Conkles Hollow is a separate small nature preserve belonging to Hocking Hills State Park, featuring two very different trails. These are like two (very) different aspects of the same person.
One leads inside a deep and narrow gorge, and is as wild as it gets. Violence and darkness abound.
The other trail leads up and around, with views of the cliff faces.
During late winter/early spring, this becomes a study in black, white, and green. This is peace and serenity.
Here, the trees seem to mirror the dramatic dance of the rocks below like dreams, occasionally joined by a counterpoint in red.
Is this just one place?
The longest trail in Hocking Hills State Park is nicknamed Grandma’s Trail, and it’s an 11 mile roundtrip.
It leads to rather remote regions of the park, making it ideal for self-isolation. The six hours it takes to hike it is an opportunity to contemplate the passing of time, both our own, and the inherent time of the landscape.
Spatial and temporal distance merge in rare views like the one above (from a fire tower).
Then there is an abundance of waterfalls and rock faces: Do we want change, or do we want permanence?
Spectacular views like the one below are rare, reminding us that there is not only passing time, but also meaning.
The trail ends at Ash Cave, another large recess cave with a waterfall.
The enormous overhang provides shelter, but is also an ominous threat: How long will it hold?
From last week’s Old Man’s Cave, there is a path that takes you along the stream to two different waterfalls. Following either way becomes a meditation on horizontal and vertical motion.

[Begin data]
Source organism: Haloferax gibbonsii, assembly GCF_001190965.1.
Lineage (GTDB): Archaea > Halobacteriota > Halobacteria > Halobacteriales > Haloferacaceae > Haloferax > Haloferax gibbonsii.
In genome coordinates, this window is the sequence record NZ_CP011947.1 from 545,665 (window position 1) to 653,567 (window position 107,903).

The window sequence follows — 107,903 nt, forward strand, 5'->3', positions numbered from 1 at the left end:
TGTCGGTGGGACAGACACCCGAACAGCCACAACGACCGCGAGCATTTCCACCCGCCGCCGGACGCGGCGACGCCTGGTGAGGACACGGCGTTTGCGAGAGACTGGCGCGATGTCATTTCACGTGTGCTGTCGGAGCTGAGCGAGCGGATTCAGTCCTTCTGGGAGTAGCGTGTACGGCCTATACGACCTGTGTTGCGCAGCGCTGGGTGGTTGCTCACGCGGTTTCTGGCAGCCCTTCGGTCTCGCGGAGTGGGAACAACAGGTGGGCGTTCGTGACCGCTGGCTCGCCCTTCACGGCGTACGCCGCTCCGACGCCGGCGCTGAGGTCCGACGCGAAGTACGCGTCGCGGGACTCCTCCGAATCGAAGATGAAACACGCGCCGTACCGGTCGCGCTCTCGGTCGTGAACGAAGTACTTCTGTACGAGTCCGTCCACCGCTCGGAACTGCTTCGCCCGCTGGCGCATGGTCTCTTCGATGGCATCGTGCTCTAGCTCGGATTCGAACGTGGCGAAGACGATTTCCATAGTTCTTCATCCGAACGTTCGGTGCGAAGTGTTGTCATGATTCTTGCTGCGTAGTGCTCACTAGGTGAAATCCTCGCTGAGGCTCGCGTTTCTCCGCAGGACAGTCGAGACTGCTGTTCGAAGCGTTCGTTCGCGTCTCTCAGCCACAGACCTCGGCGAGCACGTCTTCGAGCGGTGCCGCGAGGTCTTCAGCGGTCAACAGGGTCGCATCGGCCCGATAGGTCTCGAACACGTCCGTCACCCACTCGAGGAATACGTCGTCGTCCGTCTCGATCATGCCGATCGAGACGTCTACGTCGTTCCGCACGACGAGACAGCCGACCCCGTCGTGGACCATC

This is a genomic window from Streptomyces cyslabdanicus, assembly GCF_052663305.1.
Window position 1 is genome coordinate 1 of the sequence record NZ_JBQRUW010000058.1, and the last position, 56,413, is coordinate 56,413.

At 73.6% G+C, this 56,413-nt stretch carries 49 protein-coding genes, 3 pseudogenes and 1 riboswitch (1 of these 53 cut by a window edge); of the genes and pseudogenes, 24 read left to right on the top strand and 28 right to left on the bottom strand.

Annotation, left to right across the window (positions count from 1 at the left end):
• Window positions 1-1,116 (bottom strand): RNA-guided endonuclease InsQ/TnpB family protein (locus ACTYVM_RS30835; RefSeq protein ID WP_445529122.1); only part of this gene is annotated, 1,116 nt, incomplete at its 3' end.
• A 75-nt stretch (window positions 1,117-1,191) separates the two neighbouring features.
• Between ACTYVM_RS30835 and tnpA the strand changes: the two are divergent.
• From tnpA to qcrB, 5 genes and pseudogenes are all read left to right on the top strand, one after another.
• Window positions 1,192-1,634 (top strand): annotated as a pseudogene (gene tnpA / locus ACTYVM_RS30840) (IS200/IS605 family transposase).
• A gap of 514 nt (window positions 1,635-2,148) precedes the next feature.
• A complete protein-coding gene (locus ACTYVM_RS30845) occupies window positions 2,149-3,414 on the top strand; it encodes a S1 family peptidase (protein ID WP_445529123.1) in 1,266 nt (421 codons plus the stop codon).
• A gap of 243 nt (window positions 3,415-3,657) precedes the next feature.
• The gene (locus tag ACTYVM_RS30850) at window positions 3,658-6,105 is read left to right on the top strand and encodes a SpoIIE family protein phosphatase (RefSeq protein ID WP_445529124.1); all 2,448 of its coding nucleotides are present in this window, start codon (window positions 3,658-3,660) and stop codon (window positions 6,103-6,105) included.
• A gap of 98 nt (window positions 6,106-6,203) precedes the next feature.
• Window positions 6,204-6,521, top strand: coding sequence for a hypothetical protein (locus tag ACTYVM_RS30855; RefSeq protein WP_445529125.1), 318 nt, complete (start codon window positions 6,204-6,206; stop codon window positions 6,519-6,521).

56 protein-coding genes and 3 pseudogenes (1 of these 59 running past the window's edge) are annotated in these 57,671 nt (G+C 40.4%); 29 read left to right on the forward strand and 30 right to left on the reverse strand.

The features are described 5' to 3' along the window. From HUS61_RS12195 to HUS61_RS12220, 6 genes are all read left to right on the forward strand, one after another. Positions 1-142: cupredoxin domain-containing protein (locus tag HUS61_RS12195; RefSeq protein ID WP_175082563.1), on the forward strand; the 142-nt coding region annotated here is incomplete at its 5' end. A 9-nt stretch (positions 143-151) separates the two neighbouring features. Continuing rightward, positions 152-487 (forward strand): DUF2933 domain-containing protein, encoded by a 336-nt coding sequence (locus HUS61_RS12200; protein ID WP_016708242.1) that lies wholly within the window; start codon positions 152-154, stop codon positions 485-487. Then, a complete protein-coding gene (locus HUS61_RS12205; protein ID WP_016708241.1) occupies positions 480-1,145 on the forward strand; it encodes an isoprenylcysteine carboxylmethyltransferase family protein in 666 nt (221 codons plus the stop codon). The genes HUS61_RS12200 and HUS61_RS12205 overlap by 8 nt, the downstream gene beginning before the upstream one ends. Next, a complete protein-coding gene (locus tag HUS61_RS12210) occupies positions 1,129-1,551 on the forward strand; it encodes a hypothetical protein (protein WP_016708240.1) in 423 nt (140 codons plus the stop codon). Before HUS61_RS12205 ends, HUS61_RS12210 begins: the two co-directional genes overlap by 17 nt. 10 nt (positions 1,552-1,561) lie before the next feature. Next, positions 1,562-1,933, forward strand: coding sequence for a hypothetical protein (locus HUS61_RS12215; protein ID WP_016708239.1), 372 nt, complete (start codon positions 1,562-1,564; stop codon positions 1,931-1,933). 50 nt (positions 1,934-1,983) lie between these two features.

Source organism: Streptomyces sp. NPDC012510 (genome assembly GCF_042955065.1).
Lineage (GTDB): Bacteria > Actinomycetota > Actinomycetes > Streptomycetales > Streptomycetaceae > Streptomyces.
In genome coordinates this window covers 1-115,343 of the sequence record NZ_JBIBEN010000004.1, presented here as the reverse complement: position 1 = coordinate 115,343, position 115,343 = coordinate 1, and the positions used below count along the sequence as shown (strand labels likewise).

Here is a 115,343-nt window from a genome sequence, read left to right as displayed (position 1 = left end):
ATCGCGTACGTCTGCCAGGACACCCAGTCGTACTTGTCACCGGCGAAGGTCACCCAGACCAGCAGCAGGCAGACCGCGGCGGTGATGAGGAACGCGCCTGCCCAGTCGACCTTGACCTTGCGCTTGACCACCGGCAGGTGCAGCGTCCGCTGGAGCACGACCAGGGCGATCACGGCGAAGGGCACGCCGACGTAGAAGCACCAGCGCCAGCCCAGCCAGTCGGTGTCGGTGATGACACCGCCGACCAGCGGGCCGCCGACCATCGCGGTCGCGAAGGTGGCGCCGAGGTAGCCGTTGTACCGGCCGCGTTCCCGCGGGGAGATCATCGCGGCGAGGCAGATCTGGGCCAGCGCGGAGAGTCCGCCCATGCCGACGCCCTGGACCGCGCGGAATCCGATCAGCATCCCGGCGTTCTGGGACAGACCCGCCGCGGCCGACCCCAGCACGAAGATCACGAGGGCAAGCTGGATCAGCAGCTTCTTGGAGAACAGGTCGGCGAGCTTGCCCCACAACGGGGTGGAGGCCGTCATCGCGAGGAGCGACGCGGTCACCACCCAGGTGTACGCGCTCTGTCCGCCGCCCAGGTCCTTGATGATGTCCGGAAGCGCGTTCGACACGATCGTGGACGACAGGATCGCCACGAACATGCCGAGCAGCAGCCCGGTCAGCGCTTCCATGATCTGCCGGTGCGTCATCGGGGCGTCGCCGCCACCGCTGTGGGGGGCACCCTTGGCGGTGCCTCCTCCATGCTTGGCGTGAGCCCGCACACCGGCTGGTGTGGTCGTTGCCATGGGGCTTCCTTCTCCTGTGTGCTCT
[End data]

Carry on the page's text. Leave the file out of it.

To reach the lower falls, you will need to cross yet another bridge.
And again one has a choice: continue downstream, or climb the steep cliff for an alternate route back to Old Man’s Cave.
The upper fall is even more spectacular.
There are more bridges further upstream, including this double bridge at two different levels. This view finally reminds us that we live in a 3-dimensional world.
The most prominent feature of Hocking Hill’s State Park is Old Man’s Cave, reportedly the home of a hermit who lived there in the late 17th century. If not for the visitors, this place comes close to my ideal of a place for contemplation.
The recess cave itself is very open, like a balcony, and unsuitable for permanent shelter. This is where we stop, free our mind of ourselves, and let the raw landscape take its effect.
Another view is downstream, towards the bridge. This is the place to contemplate decisions. Three paths meet here. So one has a threefold choice: remain in the cave, or cross the bridge, and then continue either left or right. We will talk about the two latter options next week.
From the bridge itself, one has the view onto a serene waterfall. This is the place to find focus.
Finally, if we decide to leave, there is always the look back, turning presence into memory.
Part of Hocking Hills State Park is Rock House, with two short trails and one main feature, a preview of which you can see en miniature below:
A cave from the outside can be a foreboding place. Do we dare to enter?
The pattern of a cave per se doesn’t appear in Christopher Alexander’s Pattern Language, but there are a Child’s Cave and Secret Place, which relate to it.
We can uncover the secret of a place only by having the courage to step into it. This is like entering somebody’s private space: When inside, we see the world from a new perspective.
After a while, the darkness dissipates, and we feel simultaneously protected and protecting.
After leaving a cave, something has changed. We will not be afraid anymore.
The symbiosis of wood and stone is compelling, both in nature and in architecture.
At first the timeless solidity of a rock appears to be no match for the organic softness of wood.
But clearly the trees find stability, and hold on.
Without the trees, this landscape would look barren, at best a symbol for an unachievable perpetuity, an abstraction, like a Japanese Zen garden.
Sometimes, wood and stone seem to merge and become one, only different on the scale of time.